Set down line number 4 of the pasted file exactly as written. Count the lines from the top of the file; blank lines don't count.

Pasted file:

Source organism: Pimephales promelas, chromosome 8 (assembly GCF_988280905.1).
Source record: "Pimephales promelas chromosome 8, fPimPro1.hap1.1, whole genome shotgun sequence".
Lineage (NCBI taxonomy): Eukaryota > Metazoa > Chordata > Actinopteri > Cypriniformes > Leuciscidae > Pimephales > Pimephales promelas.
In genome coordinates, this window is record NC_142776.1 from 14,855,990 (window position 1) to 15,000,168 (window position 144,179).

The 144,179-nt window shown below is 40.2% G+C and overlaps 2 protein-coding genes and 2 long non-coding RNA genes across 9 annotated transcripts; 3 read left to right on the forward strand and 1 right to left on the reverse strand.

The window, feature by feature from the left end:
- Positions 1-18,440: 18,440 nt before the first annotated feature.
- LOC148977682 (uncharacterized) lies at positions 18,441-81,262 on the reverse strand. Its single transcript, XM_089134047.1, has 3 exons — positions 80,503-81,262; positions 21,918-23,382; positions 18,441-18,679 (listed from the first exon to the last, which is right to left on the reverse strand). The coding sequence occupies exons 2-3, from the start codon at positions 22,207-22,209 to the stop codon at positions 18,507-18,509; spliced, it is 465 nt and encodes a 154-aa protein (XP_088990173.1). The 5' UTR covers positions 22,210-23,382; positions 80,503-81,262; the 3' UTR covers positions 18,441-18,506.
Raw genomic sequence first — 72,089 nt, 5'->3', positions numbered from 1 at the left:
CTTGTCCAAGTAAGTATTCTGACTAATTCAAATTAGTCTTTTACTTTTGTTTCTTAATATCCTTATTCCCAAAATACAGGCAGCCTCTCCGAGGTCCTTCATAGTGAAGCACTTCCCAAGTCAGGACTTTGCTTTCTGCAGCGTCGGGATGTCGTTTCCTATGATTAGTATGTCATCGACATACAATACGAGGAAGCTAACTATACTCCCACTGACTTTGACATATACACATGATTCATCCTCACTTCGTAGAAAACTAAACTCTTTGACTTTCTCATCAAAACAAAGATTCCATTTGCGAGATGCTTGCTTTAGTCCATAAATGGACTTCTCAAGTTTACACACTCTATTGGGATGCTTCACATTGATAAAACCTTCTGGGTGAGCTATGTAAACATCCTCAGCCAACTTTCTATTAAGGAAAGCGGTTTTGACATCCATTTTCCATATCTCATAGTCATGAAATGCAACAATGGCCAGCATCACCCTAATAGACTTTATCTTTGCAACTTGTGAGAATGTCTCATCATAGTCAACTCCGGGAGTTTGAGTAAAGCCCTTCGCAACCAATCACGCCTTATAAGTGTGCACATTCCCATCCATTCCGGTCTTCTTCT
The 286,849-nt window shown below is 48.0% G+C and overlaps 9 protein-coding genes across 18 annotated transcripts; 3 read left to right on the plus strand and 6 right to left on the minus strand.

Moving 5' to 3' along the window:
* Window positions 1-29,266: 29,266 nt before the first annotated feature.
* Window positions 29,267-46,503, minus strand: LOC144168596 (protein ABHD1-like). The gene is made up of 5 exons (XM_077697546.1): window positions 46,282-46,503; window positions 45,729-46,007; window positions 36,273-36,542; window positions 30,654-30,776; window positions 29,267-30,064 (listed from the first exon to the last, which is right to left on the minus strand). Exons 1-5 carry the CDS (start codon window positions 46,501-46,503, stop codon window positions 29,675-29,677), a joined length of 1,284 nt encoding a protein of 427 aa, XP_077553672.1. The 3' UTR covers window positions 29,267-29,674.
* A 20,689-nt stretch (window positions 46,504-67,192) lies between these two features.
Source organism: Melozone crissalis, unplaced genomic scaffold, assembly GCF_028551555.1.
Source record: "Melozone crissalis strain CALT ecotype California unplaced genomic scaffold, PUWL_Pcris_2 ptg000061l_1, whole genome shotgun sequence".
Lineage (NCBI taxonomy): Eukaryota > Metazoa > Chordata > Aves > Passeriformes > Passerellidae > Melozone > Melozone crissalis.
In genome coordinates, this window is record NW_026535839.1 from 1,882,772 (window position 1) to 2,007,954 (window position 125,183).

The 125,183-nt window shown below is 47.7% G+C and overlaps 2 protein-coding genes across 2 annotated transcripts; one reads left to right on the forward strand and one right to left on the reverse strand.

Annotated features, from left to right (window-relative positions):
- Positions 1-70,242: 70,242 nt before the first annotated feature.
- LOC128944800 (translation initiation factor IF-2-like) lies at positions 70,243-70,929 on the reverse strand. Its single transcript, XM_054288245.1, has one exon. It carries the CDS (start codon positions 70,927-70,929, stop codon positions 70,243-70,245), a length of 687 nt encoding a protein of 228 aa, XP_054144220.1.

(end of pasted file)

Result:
In genome coordinates, this window is record NC_142776.1 from 14,855,990 (window position 1) to 15,000,168 (window position 144,179).